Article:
Law: Protecting Transgender People in the Workplace
(Guest View by R. Scott Oswald and David Scher, The Employment Law Group, Nov. 1, 2015)
In recent years, the United States has experienced a seismic shift in cultural attitudes towards what we have come to know as the “LGBT” community. The distinct groups that comprise this alphabet soup have been a part of society since time immemorial, but for most of that time they have been relegated to silence, shame, and much worse. Televisions shows like Orange Is the New Black and the Vanity Fair cover story on Caitlyn Jenner have prompted a necessary national conversation on the lives and experiences of the “T” in LGBT.
No one would argue that trans-gender individuals have fully cast off the yoke of discrimination, but as a society we seem to be headed inexorably toward a more tolerant attitude toward trans-gender people. A more tolerant attitude has allowed more trans-gender people to be “out” with their status. It is still early days in the “post-Caitlyn” world, but we have reached the point where the workplace can no longer ignore the concerns unique to trans-gender people.
Many state anti-discrimination laws provide explicit protections for trans-gender individuals, but this is not the case in most states. Existing federal discrimination laws do not (yet) explicitly account for these “new” groups, nor do they leave trans-gender persons completely vulnerable to open discrimination. Thoughtful application of existing law provides stronger protection than many realize.
A direct analysis of the text of Title VII reveals that the traditional gender framework for gender discrimination in the workplace is better equipped to handle the concept of trans-gender people than it is to handle homosexual employees. The relevant text states:
It shall be an unlawful employment practice for an employer—
(1) to fail or refuse to hire or to discharge any individual, or otherwise to discriminate against any individual with respect to his compensation, terms, conditions, or privileges of employment, because of such individual’s race, color, religion, sex, or national origin;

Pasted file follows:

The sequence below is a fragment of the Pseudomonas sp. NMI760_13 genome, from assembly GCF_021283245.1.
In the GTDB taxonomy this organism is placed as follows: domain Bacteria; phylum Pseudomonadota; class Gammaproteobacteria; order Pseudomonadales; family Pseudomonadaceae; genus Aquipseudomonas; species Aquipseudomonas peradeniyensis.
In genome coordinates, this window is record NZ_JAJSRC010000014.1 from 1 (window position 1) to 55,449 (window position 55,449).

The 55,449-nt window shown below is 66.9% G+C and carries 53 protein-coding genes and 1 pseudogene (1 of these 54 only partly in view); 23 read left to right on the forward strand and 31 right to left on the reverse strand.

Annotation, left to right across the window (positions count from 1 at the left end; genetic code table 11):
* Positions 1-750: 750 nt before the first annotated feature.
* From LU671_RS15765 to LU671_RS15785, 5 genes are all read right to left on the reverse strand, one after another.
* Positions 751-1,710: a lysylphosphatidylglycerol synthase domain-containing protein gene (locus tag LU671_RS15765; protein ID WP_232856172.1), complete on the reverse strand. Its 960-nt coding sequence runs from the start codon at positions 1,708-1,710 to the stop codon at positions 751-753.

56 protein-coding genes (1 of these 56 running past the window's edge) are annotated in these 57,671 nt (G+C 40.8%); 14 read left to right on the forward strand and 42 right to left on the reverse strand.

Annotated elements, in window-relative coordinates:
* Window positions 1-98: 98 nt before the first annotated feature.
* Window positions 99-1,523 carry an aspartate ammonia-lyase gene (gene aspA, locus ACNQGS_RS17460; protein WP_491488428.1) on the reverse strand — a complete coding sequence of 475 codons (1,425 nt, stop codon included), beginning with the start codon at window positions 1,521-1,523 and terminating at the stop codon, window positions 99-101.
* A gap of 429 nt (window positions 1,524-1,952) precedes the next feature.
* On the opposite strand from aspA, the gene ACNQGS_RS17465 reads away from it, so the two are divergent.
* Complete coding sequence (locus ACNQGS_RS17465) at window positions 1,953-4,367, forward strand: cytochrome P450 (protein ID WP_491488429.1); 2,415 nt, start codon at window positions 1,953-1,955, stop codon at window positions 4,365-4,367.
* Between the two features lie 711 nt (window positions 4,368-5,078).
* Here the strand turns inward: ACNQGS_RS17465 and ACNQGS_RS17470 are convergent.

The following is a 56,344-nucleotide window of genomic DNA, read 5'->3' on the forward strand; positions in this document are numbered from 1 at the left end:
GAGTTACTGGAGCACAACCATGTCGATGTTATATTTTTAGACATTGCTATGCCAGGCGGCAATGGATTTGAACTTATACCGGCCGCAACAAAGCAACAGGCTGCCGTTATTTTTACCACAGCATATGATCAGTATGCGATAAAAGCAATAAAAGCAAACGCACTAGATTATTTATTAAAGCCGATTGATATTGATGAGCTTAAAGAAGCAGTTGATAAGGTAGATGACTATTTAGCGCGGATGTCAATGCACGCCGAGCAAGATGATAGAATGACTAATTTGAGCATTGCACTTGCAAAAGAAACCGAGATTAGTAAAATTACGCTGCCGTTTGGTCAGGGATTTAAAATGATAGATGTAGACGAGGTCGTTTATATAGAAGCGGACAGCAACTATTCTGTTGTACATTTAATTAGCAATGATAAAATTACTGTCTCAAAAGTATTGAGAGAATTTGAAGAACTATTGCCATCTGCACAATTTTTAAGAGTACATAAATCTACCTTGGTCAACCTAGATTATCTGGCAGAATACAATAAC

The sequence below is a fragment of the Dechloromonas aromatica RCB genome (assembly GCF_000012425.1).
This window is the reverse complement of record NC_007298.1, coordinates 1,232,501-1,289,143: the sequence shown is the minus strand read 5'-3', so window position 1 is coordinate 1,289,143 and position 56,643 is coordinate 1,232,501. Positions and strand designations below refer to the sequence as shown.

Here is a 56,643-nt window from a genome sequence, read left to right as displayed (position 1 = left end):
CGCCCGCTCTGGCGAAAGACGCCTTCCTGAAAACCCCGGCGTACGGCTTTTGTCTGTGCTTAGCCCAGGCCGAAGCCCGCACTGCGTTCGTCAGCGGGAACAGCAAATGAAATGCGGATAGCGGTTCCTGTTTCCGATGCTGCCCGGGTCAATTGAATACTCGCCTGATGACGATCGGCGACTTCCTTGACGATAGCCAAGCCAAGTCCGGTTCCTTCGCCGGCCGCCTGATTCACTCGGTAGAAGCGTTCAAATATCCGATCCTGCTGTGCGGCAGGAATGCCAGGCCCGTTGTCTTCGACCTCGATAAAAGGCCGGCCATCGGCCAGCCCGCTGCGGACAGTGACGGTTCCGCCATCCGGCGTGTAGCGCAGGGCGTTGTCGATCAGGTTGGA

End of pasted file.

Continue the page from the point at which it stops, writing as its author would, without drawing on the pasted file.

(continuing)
42 U.S.C. § 2000e(a) (emphasis added).
Notice the use of the word “sex,” rather than “gender” or another term. Homosexual employees have long had to argue that they are subject to discrimination based on “sex” because they are being held to a sex-based stereotype. For example, a male is discriminated against for being insufficiently “manly” if he is not attracted to females. While this approach has seen some success, it remains an oblique argument, and it requires uncomfortable assumptions about societally defined gender roles.
In the case of discrimination against trans-gender individuals, however, the argument is more direct. The basis of discrimination against trans-gender individuals is not as closely chained to traditional concepts of “gender,” societal roles, or personality traits. Rather, trans-gender discrimination is directed more toward the physical or biological characteristics a person possesses, which fits more neatly within the Title VII “sex” language. Of course, it is probably a bit of a logical leap to assume most employers make fine distinctions between “sex” and “gender,” but the fact remains that the Title VII uses one word to the exclusion of the other, and they are not synonyms. The resulting analysis is likely favorable for the trans-gender employee.